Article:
Walton, John H. Ancient Near Eastern Thought and the Old Testament. Grand Rapids, MI: Baker Academic, 2006.

“Ritual: Perspectives and Dimensions” by Catherine Bell

Catherine Bell  (1953-2008). Ritual: Perspectives and Dimensions. New York: Oxford University Press: 2009.

Catherine Bells was, until her passing in May of 2008, Professor of Religious Studies at Santa Clara University. Previous to her work Ritual: Perspectives and Dimensions, her seminal work Ritual Theory, Ritual Practice (1992) became key to understanding the dichotomy between action and ritual. Her later publication, Ritual: Perspectives and Dimension, expanded the study to a more comprehensive history of the phenomenon of ritual theory and the vast number of perspectives and approaches to ritual. Now re-published in 2009 with a forward by Reza Aslan, a new generation may take hold of her detailed introduction to the history of ritual theory.

Her work is divided into three parts: theories, rites, and contexts. Part one explores three major schools of thought, clearly demonstrating how the schools dynamically interact with each other. Sense is made of how various theoretical approaches developed. Beyond providing neat arrangement of complex history, Bell opens up the opportunity for student readers to move forward with theories of which they take interest. She does this by demonstrating, at the end of each school of thought, how the range of theories within the schools each interpret, or would interpret, certain ritual. In effect, one is left with an organized account of the major theories within each school of thought.

Part two provides an introduction to the range of ritual rites. Bell is careful to note the dynamic relationship between the various categories so that students do not fall into a rigid system of ritual theory that ultimately overlays ritual interpretation with concepts foreign to the original audience and actor(s). The basic genres provide a healthy framework for understanding the different types of ritual, while characteristics of ritual-like activities demonstrate how ritual is actually expressed within societal contexts. Her depth of knowledge detail regarding the spectrum of ritual and clear presentation indicate her as an authoritative voice for any questions or issues surrounding what denotes “ritual activity”.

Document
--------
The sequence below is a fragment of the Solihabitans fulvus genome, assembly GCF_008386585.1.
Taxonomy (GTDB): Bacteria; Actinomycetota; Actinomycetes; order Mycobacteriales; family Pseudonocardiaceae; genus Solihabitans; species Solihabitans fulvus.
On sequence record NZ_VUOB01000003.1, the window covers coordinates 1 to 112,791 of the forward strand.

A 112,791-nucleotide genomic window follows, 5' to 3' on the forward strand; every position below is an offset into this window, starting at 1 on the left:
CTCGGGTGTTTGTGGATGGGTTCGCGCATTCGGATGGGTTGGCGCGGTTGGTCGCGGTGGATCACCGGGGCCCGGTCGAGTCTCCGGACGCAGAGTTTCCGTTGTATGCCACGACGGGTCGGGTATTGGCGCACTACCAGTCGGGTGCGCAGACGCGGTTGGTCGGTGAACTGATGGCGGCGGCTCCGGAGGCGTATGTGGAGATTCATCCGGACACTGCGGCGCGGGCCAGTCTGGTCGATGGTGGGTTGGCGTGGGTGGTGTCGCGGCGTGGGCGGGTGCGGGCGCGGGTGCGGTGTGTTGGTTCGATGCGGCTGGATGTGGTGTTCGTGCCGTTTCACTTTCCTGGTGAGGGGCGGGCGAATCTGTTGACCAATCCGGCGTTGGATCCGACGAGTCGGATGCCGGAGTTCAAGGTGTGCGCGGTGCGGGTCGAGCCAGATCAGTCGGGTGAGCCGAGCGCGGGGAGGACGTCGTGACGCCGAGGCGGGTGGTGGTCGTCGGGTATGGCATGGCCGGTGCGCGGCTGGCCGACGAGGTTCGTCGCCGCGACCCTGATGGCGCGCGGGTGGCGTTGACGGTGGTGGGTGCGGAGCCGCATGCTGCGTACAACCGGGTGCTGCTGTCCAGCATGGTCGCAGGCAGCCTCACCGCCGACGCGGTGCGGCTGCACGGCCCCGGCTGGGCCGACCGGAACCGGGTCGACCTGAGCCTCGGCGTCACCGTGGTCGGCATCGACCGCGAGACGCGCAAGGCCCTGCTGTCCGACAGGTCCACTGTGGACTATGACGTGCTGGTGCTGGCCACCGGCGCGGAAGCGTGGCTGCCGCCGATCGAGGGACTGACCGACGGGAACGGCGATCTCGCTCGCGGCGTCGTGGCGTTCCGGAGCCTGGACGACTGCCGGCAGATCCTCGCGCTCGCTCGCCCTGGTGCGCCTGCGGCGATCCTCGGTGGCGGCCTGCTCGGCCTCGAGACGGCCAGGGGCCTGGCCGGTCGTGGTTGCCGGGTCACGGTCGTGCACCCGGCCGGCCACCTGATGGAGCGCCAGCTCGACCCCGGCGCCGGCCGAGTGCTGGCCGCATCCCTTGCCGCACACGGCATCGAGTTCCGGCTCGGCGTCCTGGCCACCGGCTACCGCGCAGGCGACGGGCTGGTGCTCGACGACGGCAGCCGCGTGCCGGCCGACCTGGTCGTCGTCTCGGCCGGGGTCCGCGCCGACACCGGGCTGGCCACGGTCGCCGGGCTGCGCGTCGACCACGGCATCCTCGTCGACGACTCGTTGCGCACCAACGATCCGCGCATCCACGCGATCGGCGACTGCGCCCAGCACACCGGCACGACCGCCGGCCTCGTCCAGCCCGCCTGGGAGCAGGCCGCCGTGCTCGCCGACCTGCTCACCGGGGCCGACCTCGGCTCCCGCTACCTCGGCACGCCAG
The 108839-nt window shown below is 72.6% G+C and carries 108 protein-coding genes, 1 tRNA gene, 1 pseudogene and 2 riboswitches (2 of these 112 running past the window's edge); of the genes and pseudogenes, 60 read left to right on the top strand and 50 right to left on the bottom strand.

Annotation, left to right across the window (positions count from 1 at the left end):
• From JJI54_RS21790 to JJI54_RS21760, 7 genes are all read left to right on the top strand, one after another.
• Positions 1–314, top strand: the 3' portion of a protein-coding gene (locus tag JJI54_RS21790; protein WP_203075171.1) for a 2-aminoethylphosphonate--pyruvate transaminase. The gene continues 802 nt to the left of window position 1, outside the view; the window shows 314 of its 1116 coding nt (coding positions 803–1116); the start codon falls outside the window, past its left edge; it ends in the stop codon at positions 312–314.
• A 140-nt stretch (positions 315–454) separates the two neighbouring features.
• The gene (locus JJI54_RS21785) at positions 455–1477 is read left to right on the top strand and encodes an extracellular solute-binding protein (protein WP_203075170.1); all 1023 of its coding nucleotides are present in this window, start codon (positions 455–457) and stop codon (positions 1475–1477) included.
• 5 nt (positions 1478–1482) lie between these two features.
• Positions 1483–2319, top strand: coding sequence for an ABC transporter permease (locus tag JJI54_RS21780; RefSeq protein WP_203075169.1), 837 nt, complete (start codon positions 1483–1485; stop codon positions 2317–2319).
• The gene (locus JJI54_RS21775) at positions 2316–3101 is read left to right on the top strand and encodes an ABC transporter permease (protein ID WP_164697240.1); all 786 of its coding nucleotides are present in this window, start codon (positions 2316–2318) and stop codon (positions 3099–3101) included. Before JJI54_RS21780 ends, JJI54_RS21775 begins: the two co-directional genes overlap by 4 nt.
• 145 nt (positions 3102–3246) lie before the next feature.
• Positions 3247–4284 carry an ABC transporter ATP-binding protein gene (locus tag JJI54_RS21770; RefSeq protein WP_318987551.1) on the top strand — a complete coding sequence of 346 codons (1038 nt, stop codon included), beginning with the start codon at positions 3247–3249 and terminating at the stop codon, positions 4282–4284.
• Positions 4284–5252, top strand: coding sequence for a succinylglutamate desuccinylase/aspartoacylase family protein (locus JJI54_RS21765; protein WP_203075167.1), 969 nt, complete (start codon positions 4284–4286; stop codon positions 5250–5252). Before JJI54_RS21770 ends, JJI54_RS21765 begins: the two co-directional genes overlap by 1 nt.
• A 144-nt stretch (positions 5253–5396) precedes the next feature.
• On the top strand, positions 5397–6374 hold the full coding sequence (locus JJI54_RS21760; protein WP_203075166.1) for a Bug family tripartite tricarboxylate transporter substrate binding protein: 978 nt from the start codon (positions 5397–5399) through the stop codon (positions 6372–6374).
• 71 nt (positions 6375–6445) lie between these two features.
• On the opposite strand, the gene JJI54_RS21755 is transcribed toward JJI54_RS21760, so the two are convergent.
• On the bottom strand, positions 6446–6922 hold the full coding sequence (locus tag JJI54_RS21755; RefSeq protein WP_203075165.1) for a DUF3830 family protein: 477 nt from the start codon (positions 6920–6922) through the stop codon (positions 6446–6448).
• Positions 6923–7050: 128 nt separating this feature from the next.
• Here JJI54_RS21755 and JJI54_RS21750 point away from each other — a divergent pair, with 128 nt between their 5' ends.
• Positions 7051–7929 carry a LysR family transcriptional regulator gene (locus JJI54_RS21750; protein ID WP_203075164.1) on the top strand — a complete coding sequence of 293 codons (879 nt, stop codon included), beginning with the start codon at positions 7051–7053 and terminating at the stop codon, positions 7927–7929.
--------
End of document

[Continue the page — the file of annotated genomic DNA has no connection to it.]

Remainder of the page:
Part three approaches ritual within the fabric of life, the reasons for much or little ritual, change, and reification. Most interestingly, she notes that “if, in some fundamental way, we continue to see “modernity” as antithetical to religion and ritual, it may be due in part to how we have been defining religion” (202), a fascinating observation that reflects the mind of scholars and draws out a major difficulty of ritual studies. How does one approach ritual with the right mindset, objective and not presupposing, open minded and not limited in ritual interpretation? Though she doesn’t attempt to answer questions like this, it is a thoughtful element that flows and ebbs through her work. Even though she discusses various elements and logical categories of ritual density, change, and reification, ritual theory is clearly a difficult topic to discuss and not nearly as absolute as some scholars illustrate it to be.

In conclusion, Catherine Bell’s history of ritual perspectives and dimensions provides a study that draws out elements from scholars who developed the foundations of ritual theory. Although there has been development in the field of ritual studies, Bell’s work is rooted in the past. Hence, it will always be a resource for understanding how ritual studies emerged. Furthermore, Ritual: Perspectives and Dimensions consistently provides analysis of each early perspectives. Rather than merely present the information, Bell clearly demonstrates if certain theories possessed flaws without necessarily arguing for a certain approach. Finally, although her work is not oriented towards biblical scholars, as this blog is, she does provide possible foundations for interpretation of ritual in the Hebrew Bible. At the end of the day her heart for Ritual: Perspectives and Dimensions shines through in her concluding statement, demonstrating that she sees ritual not as a bland academic endeavor but as a humanistic endeavor. In her own words, “the form and scope of interpretation differ, and that should not be lightly dismissed, but it cannot be amiss to see in all of these instances practices that illuminate our shared humanity” (267).

I would like to express my gratitude to Oxford University Press for providing me with a review copy and the opportunity to review the publication